NASA data scientists are helping fight cancer

In In The News by Barbara Jacoby

By: Brooks Hays

From: upi.com

Researchers with the National Cancer Institute continue to make cancer-fighting discoveries using data analysis techniques developed by data scientists at NASA’s Jet Propulsion Laboratory.

NASA scientists are constantly trying to figure out ways to manage and mine the data being pulled in by the many instruments and sensors attached to their exhaustive catalogue of probes, satellites, observatories and arrays.

Thanks to a renewed agreement between JPL and NCI, cancer researchers will be able to keep taking advantage of the big data expertise developed by NASA scientists.

Many of NASA’s algorithms work by parsing massive amounts of data for anomalies that might be interesting to astronomers and physicists — they pull out the statistical or mathematical needles from the proverbial haystack.

Members of the NCI-supported Early Detection Research Network want to do the same thing, only their data isn’t cosmological clutter — it’s reams and reams of biomedical data.

Beginning in 2000, scientists working on the EDRN began pooling their data concerning several cancer biomarkers, as well as chemical or genetic signatures linked to specific cancers. Over the last 16 years, more and more data has been amalgamated into a single, searchable network. But the data set has grown overwhelming.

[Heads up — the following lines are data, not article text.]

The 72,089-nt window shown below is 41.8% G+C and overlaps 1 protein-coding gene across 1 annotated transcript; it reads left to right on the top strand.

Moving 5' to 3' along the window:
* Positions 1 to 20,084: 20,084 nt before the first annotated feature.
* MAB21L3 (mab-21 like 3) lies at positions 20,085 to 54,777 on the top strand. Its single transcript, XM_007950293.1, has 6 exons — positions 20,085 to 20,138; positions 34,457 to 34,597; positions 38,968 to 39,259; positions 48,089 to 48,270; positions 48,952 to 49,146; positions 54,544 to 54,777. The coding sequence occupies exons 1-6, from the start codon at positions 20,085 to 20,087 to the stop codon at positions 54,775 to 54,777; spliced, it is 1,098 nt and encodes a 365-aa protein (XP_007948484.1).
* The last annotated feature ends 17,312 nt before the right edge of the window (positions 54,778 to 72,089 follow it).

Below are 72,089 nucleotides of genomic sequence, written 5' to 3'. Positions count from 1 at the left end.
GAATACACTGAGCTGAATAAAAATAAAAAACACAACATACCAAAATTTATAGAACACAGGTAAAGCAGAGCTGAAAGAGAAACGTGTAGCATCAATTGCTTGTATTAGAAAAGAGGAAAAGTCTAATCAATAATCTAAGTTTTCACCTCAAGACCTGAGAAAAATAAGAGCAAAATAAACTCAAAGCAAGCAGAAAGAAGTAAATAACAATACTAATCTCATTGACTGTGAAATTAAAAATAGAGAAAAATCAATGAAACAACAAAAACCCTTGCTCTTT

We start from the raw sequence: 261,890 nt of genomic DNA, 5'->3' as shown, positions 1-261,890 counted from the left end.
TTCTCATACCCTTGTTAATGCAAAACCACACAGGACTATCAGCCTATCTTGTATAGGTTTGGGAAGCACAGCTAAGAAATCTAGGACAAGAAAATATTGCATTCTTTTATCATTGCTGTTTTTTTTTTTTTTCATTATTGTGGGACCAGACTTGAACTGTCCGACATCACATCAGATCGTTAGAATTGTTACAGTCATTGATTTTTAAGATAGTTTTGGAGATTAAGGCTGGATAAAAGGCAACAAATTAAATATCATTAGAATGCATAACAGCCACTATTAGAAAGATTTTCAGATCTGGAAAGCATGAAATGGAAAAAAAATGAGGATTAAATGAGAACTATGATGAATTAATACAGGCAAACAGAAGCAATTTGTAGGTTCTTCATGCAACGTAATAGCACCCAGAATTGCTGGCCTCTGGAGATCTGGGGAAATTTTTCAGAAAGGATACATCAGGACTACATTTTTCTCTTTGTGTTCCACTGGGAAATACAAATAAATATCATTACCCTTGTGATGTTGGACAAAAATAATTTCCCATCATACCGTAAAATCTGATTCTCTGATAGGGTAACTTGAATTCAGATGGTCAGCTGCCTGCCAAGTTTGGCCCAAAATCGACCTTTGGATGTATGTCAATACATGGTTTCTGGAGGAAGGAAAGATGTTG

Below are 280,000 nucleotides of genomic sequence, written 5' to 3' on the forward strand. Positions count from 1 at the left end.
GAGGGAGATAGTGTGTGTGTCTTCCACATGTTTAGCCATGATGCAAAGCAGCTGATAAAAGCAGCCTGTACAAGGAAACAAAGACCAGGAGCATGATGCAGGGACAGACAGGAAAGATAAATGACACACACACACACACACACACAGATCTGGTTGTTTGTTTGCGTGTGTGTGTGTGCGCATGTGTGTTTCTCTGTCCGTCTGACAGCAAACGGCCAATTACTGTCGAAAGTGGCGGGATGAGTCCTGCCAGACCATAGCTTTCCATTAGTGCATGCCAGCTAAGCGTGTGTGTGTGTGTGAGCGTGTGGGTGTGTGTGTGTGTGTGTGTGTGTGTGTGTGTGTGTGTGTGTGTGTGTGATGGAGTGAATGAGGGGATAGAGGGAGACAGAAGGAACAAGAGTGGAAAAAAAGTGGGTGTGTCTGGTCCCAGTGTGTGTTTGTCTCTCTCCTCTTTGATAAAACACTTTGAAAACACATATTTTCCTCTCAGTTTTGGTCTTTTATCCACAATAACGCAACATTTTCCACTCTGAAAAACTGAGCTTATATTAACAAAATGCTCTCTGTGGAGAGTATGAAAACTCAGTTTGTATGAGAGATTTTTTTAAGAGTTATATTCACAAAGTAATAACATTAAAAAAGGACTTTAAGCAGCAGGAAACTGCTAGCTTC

EDRN needed help standardizing their data and finding a way to analyze metrics from a variety of instruments. Their algorithms needed to be taught perspective and integration.

“We didn’t know if they were early-stage or late-stage specimens, or if any level of treatment had been tried,” Sudhir Srivastava, chief of NCI’s Cancer Biomarkers Research Group and head of EDRN, explained in a news release. “And JPL told us, ‘We do this type of thing all the time! That’s how we manage our Planetary Data System.'”

“The more we expand, the more data we integrate,” added Christos Patriotis, program director at NCI’s Cancer Biomarkers Research Group. “Instead of being silos, now our partners can integrate their findings. Each system can speak to the others.”

As scientists with NCI and NASA look ahead to the data-powered fight against cancer, new challenges await. Researchers are hoping to integrate visual recognition capabilities into EDRN’s programming.

In the future, EDRN’s machine learning algorithms could compare a patient’s CT scan to its expansive archive to zero-in on possible risks.

“As we develop more automated methods for detecting and classifying features in images, we see great opportunities for enhancing data discovery,” said Dan Crichton, head of JPL’s Center for Data Science and Technology. “We have examples where algorithms for detection of features in astronomy images have been transferred to biology and vice-versa.”